After earning the starting point guard role for this team after the departure of Dejounte Murray, there were moments in which Tre Jones looked like a truly level-headed solution for the future. In terms of total value, he actually exceeded most expectations while playing nearly exactly to the per-game expectations of finishing right around the top-100. He was definitely more of a plodder, grinding out value with boring but solid lines night after night rather than popping off for explosive games, but a team that’s this young, with a current group that isn’t necessarily filled with shot-makers, could use a guy like that. We already know that Jones can keep things moving on time and on target, so it bears watching to see if he can push the envelope with his game and offer a little more pop. It’s the difference between being a quality starter and a potential star, in both fantasy and reality.

    One Burning Question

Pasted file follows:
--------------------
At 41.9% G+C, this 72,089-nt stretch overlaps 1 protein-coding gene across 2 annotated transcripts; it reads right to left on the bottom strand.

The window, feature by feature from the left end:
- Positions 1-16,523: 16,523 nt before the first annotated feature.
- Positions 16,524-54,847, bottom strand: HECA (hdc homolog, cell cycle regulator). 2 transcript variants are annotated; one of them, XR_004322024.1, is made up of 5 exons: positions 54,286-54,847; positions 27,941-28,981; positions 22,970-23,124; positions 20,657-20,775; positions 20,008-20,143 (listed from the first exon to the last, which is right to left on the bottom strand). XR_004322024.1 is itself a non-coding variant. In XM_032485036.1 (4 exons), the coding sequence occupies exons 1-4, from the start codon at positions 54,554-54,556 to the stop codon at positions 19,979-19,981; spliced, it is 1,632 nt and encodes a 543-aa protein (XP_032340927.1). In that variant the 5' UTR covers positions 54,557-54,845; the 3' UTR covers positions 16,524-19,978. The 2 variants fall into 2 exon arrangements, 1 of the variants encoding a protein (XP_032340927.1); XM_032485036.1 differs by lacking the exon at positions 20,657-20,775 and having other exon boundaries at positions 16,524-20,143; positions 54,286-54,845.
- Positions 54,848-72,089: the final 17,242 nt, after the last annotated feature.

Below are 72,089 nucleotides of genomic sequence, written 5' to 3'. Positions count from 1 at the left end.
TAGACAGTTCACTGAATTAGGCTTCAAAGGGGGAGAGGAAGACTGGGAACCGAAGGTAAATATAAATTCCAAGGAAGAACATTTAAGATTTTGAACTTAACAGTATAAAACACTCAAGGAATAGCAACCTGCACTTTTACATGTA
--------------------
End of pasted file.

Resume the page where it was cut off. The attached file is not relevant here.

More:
Considering the talent level of this team, and the state of their rebuild, the biggest question for this squad is: Will the Spurs receive the No. 1 pick in the 2023 NBA Draft? While this question is technically out of their control, the team did “do their job” in terms of tanking this season. The Spurs, Pistons and Rockets all have an equal 14.0% chance at drafting Victor Wembenyama at the upcoming draft. If the Spurs are able to pick their future franchise centerpiece as soon as June of this year, there would be quite a shift in the narrative or expectations for this team next season. If the team picks Scoot Henderson or Brandon Miller with the expected second or third picks in the draft, the Spurs would have a more competent starting lineup; yet, it truly does not compare to the possibilities with Wembenyama on the team.